- Dissociation can include dissociative amnesia, depersonalization, and derealization.
- Self-harm, such as cutting or burning.
- Sleep disturbances, such as insomnia and nightmares.
- Flashbacks and intrusive memories of the traumatic event.
- Difficulty forming and maintaining relationships.
- Irritability, aggression, and anger.
- Reduced functioning in daily activities, such as poor performance at work or school.
- Difficulties with trust, intimacy, and sexual functioning.
Call-to-action or Final Thought
Recommendations and solutions to prevent and stop custodial torture
Torture in detention is a global problem that is still regularly practiced in many nations, including Pakistan. It is described as the use of unnecessary physical and emotional distress by law enforcement authorities acting as custodians.
It is often denounced for violating basic human rights, yet it is nevertheless routinely utilized by police and other enforcement agencies in numerous regions of the world. As a result, remedies must be put in place to successfully stop custodial torture in Pakistan.
The first suggestion is that all law enforcement authorities adhere to the fundamental human rights principles outlined in the United Nations Convention Against Torture (CAT) and the Human Rights Convention of the United Nations.
This should guarantee that no one is tortured or subjected to other sorts of ill-treatment. The government must guarantee that law enforcement organizations are properly taught and educated on the value of human rights. This should be accomplished through regular human rights as well as ethical conduct training and seminars.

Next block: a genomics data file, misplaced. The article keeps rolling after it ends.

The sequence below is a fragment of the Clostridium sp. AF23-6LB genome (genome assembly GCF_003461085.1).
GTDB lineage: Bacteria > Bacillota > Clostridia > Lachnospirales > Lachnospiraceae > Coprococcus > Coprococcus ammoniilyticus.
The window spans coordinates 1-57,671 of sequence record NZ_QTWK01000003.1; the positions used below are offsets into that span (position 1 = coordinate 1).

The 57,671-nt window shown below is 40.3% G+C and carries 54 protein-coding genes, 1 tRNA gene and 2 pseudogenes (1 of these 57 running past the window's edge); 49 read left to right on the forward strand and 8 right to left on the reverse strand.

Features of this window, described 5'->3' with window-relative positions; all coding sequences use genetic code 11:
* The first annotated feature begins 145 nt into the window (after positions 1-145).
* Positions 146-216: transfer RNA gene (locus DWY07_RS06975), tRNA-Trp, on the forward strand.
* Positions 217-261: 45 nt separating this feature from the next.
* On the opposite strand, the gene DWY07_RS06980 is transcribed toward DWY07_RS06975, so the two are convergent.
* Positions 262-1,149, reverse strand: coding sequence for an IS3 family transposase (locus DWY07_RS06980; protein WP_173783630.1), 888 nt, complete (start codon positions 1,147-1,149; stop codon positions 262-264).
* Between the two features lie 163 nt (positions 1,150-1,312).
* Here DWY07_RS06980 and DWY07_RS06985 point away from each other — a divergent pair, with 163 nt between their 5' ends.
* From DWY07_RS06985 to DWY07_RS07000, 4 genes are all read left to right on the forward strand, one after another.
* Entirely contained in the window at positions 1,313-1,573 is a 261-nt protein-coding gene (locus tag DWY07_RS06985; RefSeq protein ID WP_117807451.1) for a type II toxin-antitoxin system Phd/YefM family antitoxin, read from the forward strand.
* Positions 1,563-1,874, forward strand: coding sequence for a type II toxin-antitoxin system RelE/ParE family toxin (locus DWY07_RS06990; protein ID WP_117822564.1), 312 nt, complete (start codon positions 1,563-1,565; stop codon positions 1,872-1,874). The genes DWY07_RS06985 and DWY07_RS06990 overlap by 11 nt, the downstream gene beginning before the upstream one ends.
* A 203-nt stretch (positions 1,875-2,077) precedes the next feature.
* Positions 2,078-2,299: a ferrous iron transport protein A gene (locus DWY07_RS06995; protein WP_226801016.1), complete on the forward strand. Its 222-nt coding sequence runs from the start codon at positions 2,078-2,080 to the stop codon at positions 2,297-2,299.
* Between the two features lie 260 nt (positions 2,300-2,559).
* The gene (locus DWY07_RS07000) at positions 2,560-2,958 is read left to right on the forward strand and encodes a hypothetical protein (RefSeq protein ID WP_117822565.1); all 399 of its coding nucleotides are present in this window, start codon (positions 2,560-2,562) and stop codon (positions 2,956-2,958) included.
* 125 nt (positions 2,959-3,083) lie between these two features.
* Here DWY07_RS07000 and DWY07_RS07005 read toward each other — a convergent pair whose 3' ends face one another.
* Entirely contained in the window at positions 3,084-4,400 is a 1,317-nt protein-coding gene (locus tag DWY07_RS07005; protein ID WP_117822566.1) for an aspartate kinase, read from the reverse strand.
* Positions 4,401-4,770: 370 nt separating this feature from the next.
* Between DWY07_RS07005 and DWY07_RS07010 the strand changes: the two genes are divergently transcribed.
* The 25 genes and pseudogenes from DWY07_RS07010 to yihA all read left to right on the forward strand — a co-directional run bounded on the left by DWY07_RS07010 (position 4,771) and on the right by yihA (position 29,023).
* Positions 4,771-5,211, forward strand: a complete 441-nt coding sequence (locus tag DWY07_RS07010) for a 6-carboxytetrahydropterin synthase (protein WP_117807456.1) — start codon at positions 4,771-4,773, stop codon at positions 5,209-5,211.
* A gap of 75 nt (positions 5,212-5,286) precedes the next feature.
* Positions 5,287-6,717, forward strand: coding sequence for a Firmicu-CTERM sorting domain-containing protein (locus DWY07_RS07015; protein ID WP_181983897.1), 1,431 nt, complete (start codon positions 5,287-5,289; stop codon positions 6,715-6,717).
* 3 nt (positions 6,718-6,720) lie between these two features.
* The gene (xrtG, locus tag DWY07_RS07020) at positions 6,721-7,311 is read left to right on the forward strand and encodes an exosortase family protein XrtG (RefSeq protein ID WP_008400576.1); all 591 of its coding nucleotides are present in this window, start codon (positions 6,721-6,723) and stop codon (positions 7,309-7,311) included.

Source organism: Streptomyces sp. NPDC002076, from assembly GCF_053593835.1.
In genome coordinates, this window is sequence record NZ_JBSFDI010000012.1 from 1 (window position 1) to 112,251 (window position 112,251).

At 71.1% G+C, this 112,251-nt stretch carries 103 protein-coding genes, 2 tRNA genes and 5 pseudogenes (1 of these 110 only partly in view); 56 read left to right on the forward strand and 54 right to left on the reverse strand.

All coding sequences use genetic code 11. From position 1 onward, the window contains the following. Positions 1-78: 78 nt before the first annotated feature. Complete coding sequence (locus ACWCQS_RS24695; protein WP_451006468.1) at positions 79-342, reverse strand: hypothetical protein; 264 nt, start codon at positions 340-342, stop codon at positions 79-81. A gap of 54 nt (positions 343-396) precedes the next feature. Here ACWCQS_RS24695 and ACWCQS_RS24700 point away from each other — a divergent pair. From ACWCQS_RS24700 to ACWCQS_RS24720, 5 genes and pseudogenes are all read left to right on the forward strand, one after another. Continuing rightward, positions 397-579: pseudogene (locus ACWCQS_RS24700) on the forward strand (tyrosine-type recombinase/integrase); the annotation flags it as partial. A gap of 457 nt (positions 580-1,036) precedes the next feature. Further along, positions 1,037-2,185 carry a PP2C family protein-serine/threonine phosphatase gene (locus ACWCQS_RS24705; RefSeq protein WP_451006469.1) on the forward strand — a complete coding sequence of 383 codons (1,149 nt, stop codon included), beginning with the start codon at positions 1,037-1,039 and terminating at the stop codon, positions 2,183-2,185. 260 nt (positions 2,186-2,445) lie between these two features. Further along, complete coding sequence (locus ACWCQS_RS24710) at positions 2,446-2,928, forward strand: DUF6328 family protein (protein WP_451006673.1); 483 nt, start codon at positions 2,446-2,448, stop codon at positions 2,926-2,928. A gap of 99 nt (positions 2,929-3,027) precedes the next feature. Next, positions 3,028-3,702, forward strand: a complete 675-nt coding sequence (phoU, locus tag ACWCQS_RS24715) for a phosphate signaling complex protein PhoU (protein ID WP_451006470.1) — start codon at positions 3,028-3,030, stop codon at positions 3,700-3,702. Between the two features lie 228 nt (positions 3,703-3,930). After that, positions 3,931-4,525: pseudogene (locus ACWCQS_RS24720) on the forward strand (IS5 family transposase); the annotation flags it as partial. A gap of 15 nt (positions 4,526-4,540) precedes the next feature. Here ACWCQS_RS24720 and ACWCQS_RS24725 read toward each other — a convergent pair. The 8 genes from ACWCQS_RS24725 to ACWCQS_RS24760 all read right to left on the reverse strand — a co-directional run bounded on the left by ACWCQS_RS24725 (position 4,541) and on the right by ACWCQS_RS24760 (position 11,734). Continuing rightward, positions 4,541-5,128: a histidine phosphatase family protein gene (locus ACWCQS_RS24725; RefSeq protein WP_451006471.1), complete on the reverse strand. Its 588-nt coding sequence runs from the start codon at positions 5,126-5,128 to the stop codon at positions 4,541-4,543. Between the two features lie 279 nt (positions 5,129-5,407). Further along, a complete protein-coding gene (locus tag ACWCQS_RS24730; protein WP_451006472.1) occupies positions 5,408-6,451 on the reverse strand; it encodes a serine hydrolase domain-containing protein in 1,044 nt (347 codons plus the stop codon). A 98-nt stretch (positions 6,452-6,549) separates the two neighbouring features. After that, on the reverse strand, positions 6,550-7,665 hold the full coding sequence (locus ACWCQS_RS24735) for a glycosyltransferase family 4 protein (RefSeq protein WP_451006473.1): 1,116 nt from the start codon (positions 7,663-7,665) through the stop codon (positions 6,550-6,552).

Furthermore, it is critical to establish an effective framework of inspections and audits to guarantee that prisoners’ and other detainees’ rights are upheld. Outsiders, especially officials representing nongovernmental organizations (NGOs), should be permitted to investigate jails and other detention facilities without prior notice. Such investigations should be carried out on a regular basis, and the results should be reported to the federal govt for future action.
Lastly, it is critical to raise awareness regarding custodial torture.
Role of the government, international organizations, and citizens in combating custodial torture
Torture in detention is a growing human rights violation in Pakistan, which makes it everyone’s obligation to act together to put a stop to it.
The authorities and global organizations should enact rules and regulations to safeguard oppressed people and bring those who commit crimes responsible. People might be more aware of the problem and take action to put a stop to incarceration abuse in their communities.
Torture in detention is a breach of human rights that has grown increasingly common in Pakistan, thus making it everyone’s obligation to fight together to put a stop to it. The state and global organizations should enact rules and regulations to safeguard individuals who are oppressed and bring those who commit crimes responsible. People should further become aware of the problem and take action to put a stop to custodial torture in local areas.